PBS Vehicles are More Productive

PBS vehicles are more productive

It is a no brainer to say PBS vehicles are more productive than comparable conventionally designed vehicles, this is one of those facts which seems to get lost in the other arguments around the whole scheme. Overall, 7,000 vehicles have been approved.

According to the NTC report productivity improvements range from 15 to over 30 per cent, but the operators hauling A-doubles in and out of ports like Brisbane and Melbourne could point to a virtual 100 per cent productivity gain. 

The report also estimates the scheme reduced the distance travelled by trucks by 440 million kilometres between 2014 and 2016. This resulted in a $65 million reduction in road maintenance costs in 2016. PBS also saved 94 million litres of fuel, or 250,000 tonnes of carbon emissions. 

One of the big ticket items in this analysis is the results around safety. Insurance data tells us the major crash involvement per kilometre travelled rate for PBS vehicles is 46 per cent below that other trucks. 

The disappointing aspect of the scheme has been its take-up by the industry. Between 2009 and 2011 there were 709 vehicles approved, 2012 saw 450 new approvals, but in 2017 that number had only grown to 1416, much lower than expectations at the start of the project.

A joint report, put out earlier this year by the national Heavy Vehicle Regulator and the Australian Road Transport Suppliers Association, tells us the biggest penetration of PBS has been in the truck and dog sector, with 3873 on the road, that’s 55 per cent of all the PBS vehicles in Australia. 

17 per cent of all heavy vehicles manufactured in 2017 were PBS approved, of that, 11 per cent of all three and four axle prime movers were approved. Compare this to the fact 73 per cent of all three-axle rigids were PBS approved, to see the strength of the scheme in truck and dog applications.


PBS vehicles are more productive


Changing the way PBS works

The NTC analysis of the PBS system came up with a number of suggestions as to how to go about changing the way PBS works. These included having a look at the system and reviewing some of the basic tenets of the scheme. The NTC will be taking another look at the standards on which the performance is based.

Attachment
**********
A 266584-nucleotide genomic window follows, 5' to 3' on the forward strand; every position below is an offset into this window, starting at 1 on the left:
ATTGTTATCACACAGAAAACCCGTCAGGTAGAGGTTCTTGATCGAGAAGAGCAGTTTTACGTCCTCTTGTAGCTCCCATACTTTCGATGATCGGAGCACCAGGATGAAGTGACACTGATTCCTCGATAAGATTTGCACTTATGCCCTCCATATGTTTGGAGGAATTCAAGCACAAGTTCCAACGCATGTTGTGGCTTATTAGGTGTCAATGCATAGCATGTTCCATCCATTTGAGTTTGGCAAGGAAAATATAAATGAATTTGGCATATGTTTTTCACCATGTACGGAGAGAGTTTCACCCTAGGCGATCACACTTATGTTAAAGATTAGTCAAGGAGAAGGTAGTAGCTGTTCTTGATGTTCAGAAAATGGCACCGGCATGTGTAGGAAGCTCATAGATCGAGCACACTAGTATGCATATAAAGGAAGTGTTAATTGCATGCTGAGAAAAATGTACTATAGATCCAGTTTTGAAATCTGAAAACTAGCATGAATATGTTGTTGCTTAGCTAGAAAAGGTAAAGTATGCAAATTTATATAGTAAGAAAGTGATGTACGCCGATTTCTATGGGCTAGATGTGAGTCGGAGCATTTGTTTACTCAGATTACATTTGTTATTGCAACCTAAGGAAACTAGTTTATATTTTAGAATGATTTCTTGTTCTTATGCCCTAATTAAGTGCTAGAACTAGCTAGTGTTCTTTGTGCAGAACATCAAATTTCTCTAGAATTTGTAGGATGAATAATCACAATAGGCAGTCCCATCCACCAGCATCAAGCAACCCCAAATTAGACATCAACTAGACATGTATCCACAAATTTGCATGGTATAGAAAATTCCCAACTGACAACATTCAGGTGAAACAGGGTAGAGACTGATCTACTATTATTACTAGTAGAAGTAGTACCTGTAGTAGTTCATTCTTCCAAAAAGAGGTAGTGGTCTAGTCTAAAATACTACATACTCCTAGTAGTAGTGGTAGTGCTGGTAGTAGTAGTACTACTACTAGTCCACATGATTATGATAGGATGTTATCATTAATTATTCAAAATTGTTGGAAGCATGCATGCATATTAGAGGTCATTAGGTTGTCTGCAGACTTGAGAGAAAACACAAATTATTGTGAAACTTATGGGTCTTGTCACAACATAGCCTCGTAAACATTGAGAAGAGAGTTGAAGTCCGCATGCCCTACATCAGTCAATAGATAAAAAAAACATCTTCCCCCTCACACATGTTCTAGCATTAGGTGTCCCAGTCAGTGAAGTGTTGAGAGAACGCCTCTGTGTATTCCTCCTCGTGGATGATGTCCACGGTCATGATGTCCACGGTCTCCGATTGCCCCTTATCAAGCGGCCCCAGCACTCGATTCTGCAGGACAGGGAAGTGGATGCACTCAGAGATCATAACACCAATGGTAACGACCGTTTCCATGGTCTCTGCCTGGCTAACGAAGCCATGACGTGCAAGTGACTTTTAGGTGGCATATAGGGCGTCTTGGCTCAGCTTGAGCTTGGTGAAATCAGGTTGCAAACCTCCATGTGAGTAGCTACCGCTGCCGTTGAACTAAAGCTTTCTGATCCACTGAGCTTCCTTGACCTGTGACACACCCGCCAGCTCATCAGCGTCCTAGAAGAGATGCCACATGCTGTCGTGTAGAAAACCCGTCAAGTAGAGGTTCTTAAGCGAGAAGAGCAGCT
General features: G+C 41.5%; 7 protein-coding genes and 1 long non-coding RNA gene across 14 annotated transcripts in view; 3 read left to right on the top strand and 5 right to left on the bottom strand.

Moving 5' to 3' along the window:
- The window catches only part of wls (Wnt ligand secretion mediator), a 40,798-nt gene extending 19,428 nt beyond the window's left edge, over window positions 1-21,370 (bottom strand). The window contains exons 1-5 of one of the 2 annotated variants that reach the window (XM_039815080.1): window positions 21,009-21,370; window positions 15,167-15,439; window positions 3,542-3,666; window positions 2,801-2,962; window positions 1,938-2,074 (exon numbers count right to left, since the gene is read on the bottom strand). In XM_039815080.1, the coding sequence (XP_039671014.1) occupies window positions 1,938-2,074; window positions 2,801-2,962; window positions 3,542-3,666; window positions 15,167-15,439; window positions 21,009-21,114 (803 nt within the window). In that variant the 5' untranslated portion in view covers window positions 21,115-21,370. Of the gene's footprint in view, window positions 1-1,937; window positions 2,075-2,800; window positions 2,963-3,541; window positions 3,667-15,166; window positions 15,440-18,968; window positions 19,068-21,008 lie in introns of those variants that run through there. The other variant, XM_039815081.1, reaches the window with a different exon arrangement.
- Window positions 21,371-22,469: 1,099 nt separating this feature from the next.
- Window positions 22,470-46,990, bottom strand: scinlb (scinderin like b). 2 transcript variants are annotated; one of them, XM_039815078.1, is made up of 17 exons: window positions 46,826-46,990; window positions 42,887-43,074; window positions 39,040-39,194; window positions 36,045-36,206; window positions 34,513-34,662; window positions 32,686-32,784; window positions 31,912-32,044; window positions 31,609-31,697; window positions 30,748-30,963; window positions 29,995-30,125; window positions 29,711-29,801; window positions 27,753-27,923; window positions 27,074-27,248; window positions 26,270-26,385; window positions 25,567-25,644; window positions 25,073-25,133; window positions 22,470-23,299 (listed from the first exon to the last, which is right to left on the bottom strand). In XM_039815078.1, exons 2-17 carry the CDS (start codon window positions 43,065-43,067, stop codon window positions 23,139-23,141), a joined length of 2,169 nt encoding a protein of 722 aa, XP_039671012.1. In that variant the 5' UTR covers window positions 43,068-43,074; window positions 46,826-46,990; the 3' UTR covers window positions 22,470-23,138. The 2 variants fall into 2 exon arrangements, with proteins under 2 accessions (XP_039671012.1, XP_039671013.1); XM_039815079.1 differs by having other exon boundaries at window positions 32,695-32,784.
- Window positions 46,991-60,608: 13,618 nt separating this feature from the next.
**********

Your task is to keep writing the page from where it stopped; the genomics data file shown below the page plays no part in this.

They’ve done a lot of work to streamline the process for the more popular PBS vehicles, with what they call ‘pre-advised’ combinations. This includes most truck and dogs, single semis, A-doubles and B-doubles. If the design meets the basic criteria for each combination it will sail through the design approval process. 

It will take a day or two, rather than a month, for the NHVR to turn an application around into a Design Approval, and that’s been a good thing for operators, who are usually under time pressure meet their own customers’ needs.

The review also recommended publishing National Notices for all levels of PBS network. Currently, operators developing PBS trucks cannot be 100 per cent certain of access on many routes. It is not clear quite what these Notices will cover and whether they will streamline the process.

The way roads are assessed when making access decisions for different vehicles is inconsistent and unpredictable. The review calls for a nationally harmonised infrastructure capability assessment. 


PBS vehicles are more productive


“I’m sure if you look at any bridge engineer’s performance plan, it wouldn’t incentivise them to allow heavier trucks on their bridges, it would be more about making sure bridges last a long time and don’t need a lot of maintenance work,” said an industry insider. “There’s just no incentive for them to allow anything larger on them, unless there’s pressure from another area of government that has responsibility for economic growth and our competitiveness in global trade.”

While the amendments are being requested by the road managers, who only have responsibility for the road stock, the Minister also has a responsibility for the improvement in the productivity of the state. Unfortunately, it is the bureaucrats who make the changes and the Ministers are only faced with a yes or no to the final document. 

Much of these policy developments are beyond the control of the NTC. The team putting together the policy can only translate the views of the road managers into the document.

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